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Split Has Style & Scares, but Not Much Substance

<i>Split</i> Has Style & Scares, but Not Much Substance

The comeback of writer/director M. Night Shyamalan (The Sixth Sense, Signs) continues after 2015's The Visit with this showcase for actor James McAvoy (X-Men: First Class), who plays a man with at least 23 different personalities. The film works on its own terms while also building on Shyamalan's previous output in sometimes surprising ways, even if it doesn’t amount to much. 3.5 out of 5.


It's just another day for Casey Cooke (Anya Taylor-Joy) as she and her friends Claire (Haley Lu Richardson) and Marcia (Jessica Sula) catch a ride to leave a birthday party. But it's not the driver they expect who gets into the vehicle; it's a man (McAvoy) with more than 20 different personalities. He kidnaps all three friends and locks them in a room. What follows is a tense tale of the women trying to figure out the layout of their lair and how they might escape. Shyamalan alleviates some of the claustrophobic quality of the film by periodically showing one of McAvoy's personalities interacting with a doctor (Betty Buckley) who's been treating the patient and who realizes something has gone wrong.

What Works?

McAvoy convincingly portrays multiple personalities while Taylor-Joy and Buckley offer memorable support. But its Shyamalan's expert use of camera lenses, angles and movement that create and sustain the psychological suspense that propels Split—a reminder of what the director can do at his best.

What Doesn't?

Shyamalan's story forces his teen-girl characters to spend much of their on-screen time in their underwear—something that comes across as less inherent to the drama than it does a way to draw teen boys to the film.

Christian Worldview Elements / Spiritual Themes

A suggestion that a sense of the supernatural may be derived from suffering. A command to "put your hands together in contrition." A character exclaims, "What in the name of Mary and Joseph?" A character tells another, "Rejoice! Your heart is pure."

CAUTIONS (may contain spoilers)

  • MPAA Rating: PG-13 for disturbing thematic content and behavior, violence and some language 
  • Language/Profanity: Lord's name taken in vain; some foul language.
  • Sexuality/Nudity: The villain is seen in a dress after he manifests a female personality; one personality tells the girls of another personality, "He's not allowed to touch you”; a girl is pulled into another room but manages to get away from her captor; girls are forced to removes sweaters and skirts; one girl cover her private parts; brief mention of augmented breasts; the villain is shown in a bed with his arm around one of his victims, but the personality he's manifesting is of an unthreatening 9-year-old who asks, "Can I kiss you?"; an awkward kiss follows; a verbal memory of when a boy put his hand under a girl's shirt.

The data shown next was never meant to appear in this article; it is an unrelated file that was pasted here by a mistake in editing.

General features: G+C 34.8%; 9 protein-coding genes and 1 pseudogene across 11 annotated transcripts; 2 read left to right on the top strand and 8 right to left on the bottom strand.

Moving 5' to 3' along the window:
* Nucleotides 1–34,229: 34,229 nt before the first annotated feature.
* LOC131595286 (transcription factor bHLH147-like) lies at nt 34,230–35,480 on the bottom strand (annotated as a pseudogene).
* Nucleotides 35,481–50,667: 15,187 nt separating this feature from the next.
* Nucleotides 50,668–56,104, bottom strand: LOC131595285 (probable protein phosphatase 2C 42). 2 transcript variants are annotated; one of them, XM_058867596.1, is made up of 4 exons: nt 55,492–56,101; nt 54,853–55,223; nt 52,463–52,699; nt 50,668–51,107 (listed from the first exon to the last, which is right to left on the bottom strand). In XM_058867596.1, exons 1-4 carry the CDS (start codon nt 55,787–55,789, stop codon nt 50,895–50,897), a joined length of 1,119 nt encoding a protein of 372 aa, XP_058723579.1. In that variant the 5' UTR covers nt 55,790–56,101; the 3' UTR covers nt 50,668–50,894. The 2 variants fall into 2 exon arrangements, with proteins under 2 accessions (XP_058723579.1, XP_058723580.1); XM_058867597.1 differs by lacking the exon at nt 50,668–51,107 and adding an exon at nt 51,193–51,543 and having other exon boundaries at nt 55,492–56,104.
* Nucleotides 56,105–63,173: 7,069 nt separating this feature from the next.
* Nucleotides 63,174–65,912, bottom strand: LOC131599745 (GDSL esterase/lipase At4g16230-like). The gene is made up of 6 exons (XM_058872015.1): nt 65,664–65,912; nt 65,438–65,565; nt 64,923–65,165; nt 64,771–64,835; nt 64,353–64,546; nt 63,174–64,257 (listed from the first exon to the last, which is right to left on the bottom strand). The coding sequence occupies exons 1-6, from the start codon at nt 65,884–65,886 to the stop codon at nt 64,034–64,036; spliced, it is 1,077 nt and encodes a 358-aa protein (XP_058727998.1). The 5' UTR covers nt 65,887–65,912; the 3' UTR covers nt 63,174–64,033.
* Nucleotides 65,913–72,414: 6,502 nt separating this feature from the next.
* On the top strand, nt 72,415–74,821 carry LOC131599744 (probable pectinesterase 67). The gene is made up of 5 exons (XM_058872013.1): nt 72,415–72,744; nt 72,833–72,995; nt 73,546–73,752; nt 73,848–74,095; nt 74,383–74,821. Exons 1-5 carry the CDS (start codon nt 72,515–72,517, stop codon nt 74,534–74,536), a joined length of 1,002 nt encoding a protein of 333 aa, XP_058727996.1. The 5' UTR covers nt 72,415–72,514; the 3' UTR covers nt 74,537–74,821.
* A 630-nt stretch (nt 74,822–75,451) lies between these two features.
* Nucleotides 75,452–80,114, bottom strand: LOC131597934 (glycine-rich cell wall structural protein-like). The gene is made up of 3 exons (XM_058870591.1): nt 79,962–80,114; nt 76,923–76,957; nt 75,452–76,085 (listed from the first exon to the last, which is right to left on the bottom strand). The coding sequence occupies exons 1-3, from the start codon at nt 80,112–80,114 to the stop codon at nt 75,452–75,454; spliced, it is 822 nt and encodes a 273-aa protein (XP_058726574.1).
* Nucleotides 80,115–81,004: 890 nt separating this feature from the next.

• Violence/Frightening/Intense: An off-screen confrontation is hinted at through certain sounds and visual cues; a strange man enters a car with three young girls; hunting scenes and images of a dead deer; sexual molestation of a young girl is suggested; a man is hit over the head with a chair; a knife is wielded threateningly; a young girl points a gun at a man; a man asks that someone else kill him; a man wraps his arms around a woman and squeezes until she's dead; a man is shot repeatedly; scars on a body are seen; one of the villain's personalities chews on his human victims, although this is mostly heard, not seen; a bat is swung at a character.
  • Drugs/Alcohol: The villain sprays his victims with a substance that knocks them out.

The Bottom Line

RECOMMENDED FOR: Shyamalan fans who have been waiting for him to return to the stylish films on which he made his name, even though there's not much substance here.

NOT RECOMMENDED FOR: Those looking for any sort of meaningful examination of split personalities or complex psychological issues.

Split, directed by M. Night Shyamalan, opened in theaters January 20, 2017; available for home viewing April 18, 2017. It runs 117 minutes and stars James McAvoy, Anya Taylor-Joy, Haley Lu Richardson, Jessica Sula and Betty Buckley. Watch the trailer for Split here.

Christian Hamaker brings a background in both Religion (M.A., Reformed Theological Seminary) and Film/Popular Culture (B.A., Virginia Tech) to his reviews. He still has a collection of more than 100 laserdiscs, and for DVDs patronizes the local library. Streaming? What is this "streaming" of which you speak? He'll figure it out someday. Until then, his preferred viewing venue is a movie theater. Christian is happily married to Sarah, a parent coach and author of Hired@Home and Ending Sibling Rivalry.

Publication date: January 19, 2017